Unbelief in an Elder’s Children — Exegesis


He must manage his own household well,
with all dignity keeping his children submissive,
for if someone does not know how to manage his own household,
how will he care for God’s church?
—1 Timothy 3:4-5

. . . appoint elders in every town as I directed you—
. . . above reproach,
the husband of one wife,
and his children are believers
and not open to the charge of debauchery or insubordination.
—Titus 1:6

May a man have children who are unbelievers and yet be appointed or continue as an elder? First Timothy 3:4-5 and Titus 1:6 provoke the question.

There are two primary interpretations. Douglas Wilson summarizes the first view quite succinctly: «if a man’s children fall away from the faith (either doctrinally or morally), he is at that point disqualified from formal ministry in the church.»[1] Alexander Strauch suggests the second interpretive option: «The contrast is made not between believing and unbelieving children, but between obedient, respectful children and lawless, uncontrolled children.» What is at stake, Strauch suggests, is «the children’s behavior, not their eternal state.»[2]


Paul’s basic logic, especially in 1 Timothy 3, is fairly clear. The rhetorical question in the second half of verse 5 («for if someone does not know how to manage his own household, how will he care for God’s church?») logically grounds his insistence on an ordered home in verse 4 («He must manage his own household well, with all dignity keeping his children submissive»). Because «the house of a believer ought to be like a little church,»[3] the result is that «he who cannot obtain from his children any reverence or subjection . . . will hardly be able to restrain the people by the bridle of discipline.»[4] This means that how an elder, or potential elder, manages and orders his household are of utmost importance in determining his qualification for office. John Stott carefully summarizes the matter: «The married pastor is called to leadership in two families, his and God’s, and the former is to be the training ground of the latter.»[5] (Cf. Matthew 25:14-30—he who is faithful over a little will be faithful over much.[6]) The above analysis is rather uncontroversial among exegetes. Disagreements arise, however, when we probe more deeply into the nature of this well-ordered home.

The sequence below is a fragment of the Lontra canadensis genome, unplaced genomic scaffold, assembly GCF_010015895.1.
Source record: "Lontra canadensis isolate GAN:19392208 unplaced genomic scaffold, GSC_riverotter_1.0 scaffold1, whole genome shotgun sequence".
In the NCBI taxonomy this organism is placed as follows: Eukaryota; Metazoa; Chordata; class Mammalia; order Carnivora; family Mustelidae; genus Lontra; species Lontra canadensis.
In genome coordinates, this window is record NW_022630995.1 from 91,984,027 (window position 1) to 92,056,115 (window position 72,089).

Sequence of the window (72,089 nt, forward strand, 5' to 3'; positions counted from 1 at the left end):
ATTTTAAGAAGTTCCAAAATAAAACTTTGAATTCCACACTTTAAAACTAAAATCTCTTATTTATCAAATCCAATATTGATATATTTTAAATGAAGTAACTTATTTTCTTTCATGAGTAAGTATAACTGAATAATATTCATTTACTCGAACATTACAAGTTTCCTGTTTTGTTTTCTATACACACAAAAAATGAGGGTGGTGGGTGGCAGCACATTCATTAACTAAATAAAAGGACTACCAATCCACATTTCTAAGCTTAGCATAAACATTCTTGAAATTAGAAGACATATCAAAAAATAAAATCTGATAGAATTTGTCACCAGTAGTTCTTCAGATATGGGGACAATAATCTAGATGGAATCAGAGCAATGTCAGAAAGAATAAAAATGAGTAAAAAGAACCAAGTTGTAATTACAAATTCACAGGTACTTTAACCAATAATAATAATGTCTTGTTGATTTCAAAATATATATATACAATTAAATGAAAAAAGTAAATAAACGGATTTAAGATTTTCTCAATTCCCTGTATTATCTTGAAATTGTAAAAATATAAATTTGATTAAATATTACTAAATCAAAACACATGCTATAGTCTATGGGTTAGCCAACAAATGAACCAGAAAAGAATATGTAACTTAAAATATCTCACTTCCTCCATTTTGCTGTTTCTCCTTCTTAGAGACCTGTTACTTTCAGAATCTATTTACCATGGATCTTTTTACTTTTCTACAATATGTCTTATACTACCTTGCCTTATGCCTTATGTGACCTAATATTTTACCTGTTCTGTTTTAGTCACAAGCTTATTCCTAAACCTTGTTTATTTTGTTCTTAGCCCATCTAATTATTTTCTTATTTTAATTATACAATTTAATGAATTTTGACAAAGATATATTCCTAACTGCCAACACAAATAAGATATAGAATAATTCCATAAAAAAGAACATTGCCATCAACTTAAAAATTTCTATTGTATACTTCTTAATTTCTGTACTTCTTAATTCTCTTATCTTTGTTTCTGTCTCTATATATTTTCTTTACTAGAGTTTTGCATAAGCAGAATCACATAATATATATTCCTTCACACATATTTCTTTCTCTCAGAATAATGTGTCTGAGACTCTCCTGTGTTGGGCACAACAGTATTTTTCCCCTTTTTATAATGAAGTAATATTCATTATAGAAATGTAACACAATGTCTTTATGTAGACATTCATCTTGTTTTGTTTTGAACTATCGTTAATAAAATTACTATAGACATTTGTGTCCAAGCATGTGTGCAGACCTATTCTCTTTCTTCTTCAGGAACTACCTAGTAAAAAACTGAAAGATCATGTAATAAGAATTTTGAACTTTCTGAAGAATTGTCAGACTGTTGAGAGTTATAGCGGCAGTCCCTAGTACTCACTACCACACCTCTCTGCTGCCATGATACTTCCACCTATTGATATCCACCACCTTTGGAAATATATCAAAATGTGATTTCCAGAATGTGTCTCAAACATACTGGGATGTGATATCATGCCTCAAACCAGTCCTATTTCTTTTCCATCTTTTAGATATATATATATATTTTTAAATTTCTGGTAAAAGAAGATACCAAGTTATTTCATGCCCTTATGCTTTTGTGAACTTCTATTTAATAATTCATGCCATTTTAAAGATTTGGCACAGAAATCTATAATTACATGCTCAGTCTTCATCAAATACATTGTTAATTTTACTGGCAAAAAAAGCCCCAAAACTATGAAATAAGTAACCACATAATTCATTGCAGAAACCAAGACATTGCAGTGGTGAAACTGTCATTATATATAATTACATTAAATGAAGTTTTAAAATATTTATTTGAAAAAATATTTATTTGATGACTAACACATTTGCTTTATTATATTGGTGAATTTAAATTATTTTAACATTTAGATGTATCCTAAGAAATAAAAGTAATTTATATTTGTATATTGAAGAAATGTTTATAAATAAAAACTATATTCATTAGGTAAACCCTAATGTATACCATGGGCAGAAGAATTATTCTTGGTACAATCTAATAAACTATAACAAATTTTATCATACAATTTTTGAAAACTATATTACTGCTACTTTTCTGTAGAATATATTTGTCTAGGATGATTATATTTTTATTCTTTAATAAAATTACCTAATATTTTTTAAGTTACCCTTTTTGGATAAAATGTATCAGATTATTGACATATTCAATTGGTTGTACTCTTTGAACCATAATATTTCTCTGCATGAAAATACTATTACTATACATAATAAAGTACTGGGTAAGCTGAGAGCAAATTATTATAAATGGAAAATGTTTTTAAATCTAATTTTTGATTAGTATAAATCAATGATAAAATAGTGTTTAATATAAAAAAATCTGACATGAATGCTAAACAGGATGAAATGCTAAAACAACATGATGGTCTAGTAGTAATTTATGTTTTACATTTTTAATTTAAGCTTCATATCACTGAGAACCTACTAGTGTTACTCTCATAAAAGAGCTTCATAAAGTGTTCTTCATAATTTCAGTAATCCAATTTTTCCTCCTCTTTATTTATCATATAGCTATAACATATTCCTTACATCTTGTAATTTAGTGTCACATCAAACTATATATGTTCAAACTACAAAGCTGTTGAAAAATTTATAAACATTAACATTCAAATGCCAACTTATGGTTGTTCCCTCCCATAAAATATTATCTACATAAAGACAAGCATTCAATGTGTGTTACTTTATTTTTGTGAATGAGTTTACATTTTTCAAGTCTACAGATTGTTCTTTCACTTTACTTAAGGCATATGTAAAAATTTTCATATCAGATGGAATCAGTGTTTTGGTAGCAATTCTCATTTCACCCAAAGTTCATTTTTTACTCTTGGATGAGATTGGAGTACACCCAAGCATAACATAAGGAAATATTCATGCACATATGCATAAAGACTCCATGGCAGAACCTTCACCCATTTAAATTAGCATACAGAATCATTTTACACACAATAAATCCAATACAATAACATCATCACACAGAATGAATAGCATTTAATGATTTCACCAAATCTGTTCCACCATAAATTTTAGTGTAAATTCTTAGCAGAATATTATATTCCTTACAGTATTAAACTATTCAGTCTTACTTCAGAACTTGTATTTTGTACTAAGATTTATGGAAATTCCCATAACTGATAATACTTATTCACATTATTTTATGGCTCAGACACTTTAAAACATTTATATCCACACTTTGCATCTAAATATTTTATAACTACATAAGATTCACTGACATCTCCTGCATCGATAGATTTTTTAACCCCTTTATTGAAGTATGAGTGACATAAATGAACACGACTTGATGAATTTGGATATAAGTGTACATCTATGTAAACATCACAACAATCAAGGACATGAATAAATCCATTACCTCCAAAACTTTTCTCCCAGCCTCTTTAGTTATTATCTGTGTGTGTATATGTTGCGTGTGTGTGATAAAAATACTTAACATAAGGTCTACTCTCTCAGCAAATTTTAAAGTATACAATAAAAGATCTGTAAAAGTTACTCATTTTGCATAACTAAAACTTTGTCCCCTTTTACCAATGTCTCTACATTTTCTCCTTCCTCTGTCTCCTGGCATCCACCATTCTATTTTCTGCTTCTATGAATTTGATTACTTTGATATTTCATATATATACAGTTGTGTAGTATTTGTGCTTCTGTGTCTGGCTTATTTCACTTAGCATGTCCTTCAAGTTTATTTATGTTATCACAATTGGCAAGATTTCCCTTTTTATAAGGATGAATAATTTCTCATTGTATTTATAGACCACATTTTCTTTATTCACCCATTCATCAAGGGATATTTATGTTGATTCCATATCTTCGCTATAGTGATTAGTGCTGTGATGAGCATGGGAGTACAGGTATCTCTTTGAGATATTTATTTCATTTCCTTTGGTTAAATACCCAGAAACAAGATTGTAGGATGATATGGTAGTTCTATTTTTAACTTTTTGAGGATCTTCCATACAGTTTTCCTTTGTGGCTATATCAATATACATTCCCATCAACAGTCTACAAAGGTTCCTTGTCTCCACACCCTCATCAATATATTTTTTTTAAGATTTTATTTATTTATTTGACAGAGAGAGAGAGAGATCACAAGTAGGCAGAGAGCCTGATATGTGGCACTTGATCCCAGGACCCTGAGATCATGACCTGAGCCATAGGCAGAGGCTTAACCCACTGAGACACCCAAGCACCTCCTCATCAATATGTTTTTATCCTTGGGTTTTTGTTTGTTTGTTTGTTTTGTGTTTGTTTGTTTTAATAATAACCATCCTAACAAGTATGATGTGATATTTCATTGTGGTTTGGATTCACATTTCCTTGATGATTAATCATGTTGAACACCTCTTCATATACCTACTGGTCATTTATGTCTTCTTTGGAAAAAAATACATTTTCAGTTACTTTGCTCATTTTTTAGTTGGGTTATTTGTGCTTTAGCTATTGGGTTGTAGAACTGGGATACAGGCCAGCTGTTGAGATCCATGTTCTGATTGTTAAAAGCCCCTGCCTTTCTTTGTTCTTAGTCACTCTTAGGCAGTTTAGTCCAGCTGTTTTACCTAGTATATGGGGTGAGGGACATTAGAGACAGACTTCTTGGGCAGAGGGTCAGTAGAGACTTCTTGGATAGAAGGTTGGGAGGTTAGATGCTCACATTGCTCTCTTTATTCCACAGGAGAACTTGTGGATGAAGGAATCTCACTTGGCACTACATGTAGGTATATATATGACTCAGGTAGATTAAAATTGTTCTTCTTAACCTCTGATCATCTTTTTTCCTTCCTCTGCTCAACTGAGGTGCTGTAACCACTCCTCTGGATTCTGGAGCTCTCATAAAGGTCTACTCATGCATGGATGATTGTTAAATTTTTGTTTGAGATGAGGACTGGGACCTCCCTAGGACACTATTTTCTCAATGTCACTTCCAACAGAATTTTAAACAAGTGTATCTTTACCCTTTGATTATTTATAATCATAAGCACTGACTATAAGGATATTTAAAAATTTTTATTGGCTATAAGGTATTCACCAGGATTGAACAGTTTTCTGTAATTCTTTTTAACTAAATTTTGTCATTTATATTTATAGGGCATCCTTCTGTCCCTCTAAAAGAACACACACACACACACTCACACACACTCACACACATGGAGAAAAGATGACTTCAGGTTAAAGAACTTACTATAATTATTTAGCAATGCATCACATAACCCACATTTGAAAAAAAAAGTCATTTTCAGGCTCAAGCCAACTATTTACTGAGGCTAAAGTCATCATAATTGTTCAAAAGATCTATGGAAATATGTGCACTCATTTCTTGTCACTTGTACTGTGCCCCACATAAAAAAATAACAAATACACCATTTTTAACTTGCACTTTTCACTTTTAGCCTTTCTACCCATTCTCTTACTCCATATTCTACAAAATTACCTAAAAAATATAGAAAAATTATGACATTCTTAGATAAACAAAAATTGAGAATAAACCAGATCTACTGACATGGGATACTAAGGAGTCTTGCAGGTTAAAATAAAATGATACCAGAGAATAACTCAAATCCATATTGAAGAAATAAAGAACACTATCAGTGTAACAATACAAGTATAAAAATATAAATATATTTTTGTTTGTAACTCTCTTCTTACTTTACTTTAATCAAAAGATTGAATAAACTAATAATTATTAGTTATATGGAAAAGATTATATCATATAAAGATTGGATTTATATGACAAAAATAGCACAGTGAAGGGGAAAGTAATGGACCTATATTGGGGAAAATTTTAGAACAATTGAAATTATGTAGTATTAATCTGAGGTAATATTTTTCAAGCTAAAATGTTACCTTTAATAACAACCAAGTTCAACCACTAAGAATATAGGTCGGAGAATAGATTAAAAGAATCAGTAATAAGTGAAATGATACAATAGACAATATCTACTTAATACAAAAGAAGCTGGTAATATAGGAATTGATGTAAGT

The most controversial question surrounding these verses is whether Paul is saying that an elder’s children have to be believers, or only that they must be faithful, submissive, and obedient.

The term pistas can mean either «believing» or «faithful» in the Pastoral Epistles (for the former with a noun, cf. 1 Tim. 6:2; for the latter with a noun, cf. 2 Tim. 2:2). Therefore, word studies alone cannot resolve the question.

However, I want to suggest that resolution to this question can be found in comparing the parallel between Titus 1:6 and 1 Timothy 3:4. We can be reasonably certain that tekna echonta en hupotagç («having children in control/submission/obedience»; 1 Tim. 3:4) is virtually synonymous with tekna echôn pista («having faithful / believing children»; Titus 1:6).[7] In other words, to have pista children means to have children en hupotagç. This would mean that the final part of Titus 1:6 («not open to the charge of debauchery or insubordination») is a description of what pista means.

With that in mind, here are five further reasons that incline me to believe that Paul is referring to the submission and obedience of an elder’s children, and not to their salvation.

First, the grounding question of 1 Timothy 3:5 explicitly connects the elder’s qualifications with his managerial skills in verse 4. Generally obedient behavior does not require miraculous intervention; even a good lab technician can make a rat follow a certain path if enough planning and forethought is invested. Salvific faith, however, cannot be produced as a result of good housekeeping. While a godly home is often conducive to belief, it does not produce it. If we insist that a child’s salvation is fundamentally connected to the managerial skills of the father, we have inadvertently assigned an unbiblical role to human action. This is clearly the case with an application drawn by Stott: «An extension of the same principle may be that presbyter-bishops can hardly be expected to win strangers to Christ if they have failed to win those who are most exposed to their influence, their own children.»[8] What would this mean? If you are a good manager at your home, then unbelievers can be «expected» to come to the Lord through your ministry?